No surprise in these results.
Fewer substances will obviously cause fewer effects. That said, keep in mind that mere exposure does not equal toxicity. Even with tobacco smoking, it’s the dose that makes the poison.
The media release is below.
New study compares the effects of direct exposure to cigarette smoke or e-cigarette vapor
MARY ANN LIEBERT, INC./GENETIC ENGINEERING NEWS
New Rochelle, NY, February 1, 2017–Researchers reported changes in the expression levels of 123 genes when reconstituted lung tissue was exposed to cigarette smoke, compared to only two genes that could be confirmed following exposure to e-cigarette aerosols. They also reported increased levels of several cytokines, which are biomarkers of inflammation, in the lung tissue model exposed to conventional cigarette smoke, as described in the study published in Applied In Vitro Toxicology, a peer-reviewed publication from Mary Ann Liebert, Inc., publishers. The article is part of a special issue on Next Generation Nicotine Products and is available to media contacts upon request.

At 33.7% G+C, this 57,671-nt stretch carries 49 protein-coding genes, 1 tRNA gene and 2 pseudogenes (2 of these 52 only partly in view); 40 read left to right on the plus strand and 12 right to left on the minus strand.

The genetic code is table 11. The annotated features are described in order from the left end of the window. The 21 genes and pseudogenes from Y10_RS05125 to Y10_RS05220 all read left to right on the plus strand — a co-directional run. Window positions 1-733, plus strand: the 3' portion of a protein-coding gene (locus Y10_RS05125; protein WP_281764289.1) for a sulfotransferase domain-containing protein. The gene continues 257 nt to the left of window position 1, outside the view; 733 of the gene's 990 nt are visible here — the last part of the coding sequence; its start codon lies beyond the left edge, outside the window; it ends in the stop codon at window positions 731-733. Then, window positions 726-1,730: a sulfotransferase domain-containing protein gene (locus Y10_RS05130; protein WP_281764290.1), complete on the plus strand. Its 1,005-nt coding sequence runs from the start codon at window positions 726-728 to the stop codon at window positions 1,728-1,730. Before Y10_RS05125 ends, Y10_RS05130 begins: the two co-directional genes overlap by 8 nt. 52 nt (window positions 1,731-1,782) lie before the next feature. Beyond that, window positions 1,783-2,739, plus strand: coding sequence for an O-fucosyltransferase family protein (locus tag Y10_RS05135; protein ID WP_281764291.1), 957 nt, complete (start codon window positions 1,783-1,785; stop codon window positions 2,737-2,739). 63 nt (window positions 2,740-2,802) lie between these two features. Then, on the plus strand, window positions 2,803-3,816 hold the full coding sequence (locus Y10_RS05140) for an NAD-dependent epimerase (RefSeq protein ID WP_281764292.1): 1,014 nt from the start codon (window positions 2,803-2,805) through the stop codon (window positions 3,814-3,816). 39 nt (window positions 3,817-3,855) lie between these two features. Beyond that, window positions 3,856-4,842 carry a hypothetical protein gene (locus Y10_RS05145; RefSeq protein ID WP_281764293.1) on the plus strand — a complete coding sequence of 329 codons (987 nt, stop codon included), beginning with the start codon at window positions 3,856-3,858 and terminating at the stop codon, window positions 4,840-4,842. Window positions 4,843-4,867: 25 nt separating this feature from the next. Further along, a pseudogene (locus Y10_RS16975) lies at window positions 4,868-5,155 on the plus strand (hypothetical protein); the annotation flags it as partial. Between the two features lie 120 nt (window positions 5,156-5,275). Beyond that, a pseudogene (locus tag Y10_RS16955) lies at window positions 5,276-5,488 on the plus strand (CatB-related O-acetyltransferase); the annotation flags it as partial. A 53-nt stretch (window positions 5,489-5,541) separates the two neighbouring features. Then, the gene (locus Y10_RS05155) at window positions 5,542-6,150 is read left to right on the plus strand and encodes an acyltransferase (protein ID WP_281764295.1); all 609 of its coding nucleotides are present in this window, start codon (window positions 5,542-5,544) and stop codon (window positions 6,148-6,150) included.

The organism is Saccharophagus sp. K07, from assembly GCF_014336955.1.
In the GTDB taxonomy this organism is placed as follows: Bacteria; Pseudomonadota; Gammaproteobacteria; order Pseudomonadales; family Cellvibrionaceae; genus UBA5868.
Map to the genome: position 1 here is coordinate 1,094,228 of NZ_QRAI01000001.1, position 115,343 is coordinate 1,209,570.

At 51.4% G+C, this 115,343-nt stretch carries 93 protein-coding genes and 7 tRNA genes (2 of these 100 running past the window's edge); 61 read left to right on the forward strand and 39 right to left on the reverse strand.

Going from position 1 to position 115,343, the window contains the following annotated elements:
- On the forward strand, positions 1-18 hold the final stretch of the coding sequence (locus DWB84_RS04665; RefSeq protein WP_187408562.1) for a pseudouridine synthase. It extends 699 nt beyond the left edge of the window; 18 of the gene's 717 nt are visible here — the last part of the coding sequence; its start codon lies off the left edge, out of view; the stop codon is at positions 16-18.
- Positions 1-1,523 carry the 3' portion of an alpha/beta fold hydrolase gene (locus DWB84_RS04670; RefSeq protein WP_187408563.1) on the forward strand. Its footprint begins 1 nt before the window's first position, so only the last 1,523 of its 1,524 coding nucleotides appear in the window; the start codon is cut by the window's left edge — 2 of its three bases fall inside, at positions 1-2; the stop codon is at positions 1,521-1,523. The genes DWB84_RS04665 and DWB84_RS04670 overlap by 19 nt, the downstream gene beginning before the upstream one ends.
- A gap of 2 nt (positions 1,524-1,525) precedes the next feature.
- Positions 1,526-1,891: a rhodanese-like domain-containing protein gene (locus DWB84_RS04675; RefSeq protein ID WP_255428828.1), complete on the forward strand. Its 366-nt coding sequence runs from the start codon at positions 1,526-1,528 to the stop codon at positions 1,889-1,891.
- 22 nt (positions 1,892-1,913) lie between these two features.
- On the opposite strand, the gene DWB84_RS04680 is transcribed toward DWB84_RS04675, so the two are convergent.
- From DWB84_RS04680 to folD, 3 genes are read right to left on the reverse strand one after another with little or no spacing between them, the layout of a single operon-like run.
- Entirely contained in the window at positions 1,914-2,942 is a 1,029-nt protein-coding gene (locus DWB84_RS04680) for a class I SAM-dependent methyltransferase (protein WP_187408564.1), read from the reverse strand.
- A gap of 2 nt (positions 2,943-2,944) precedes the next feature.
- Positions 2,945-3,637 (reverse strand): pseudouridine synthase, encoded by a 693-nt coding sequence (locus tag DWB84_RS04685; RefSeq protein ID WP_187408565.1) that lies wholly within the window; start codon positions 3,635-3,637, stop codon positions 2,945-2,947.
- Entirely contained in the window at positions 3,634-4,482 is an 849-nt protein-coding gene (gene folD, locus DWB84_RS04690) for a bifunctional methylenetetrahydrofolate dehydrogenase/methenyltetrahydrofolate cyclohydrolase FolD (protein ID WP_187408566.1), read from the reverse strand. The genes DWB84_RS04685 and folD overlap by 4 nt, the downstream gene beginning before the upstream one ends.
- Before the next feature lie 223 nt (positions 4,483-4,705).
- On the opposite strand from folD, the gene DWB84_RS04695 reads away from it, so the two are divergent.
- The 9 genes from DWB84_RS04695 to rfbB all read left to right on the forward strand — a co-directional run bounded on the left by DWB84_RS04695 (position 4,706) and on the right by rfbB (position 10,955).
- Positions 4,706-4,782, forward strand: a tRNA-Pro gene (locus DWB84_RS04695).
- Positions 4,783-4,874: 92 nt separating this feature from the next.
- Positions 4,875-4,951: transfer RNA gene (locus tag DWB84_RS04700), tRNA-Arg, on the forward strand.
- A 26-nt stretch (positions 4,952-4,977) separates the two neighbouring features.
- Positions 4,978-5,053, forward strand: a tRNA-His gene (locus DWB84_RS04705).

Anisha Banerjee and coauthors from British American Tobacco R&D Centre (Southampton, U.K.) used a commercially available 3D airway culture system comprised of reconstituted human epithelium, which mimics the structure and functions of human lung tissue. The researchers demonstrate how this model system, together with a protocol designed to deliver matched, repeated exposures to smoke or aerosol over a short period, can be applied in the laboratory to assess potential toxicity.
In the article entitled “Differential Gene Expression Using RNA-seq Profiling in a Reconstituted Airway Epithelium Exposed to Conventional Cigarette Smoke or Electronic Cigarette Aerosols,” they describe the molecular techniques used to measure gene expression and inflammatory biomarker levels.
“Next generation sequencing is revolutionizing and expanding the frontiers of genomic research to unravel the genetic information from any biological system,” explains Dr. Banerjee.
“The utilization of new human 3D lung models in combination with the latest gene expression technologies to evaluate the effects of conventional cigarette smoke versus electronic cigarette aerosols demonstrates how in vitro models can be used to understand biological effects,” says Jim McKim, PhD, Editor-in-Chief of Applied In Vitro Toxicology and Founder and CEO, IonTox, LLC.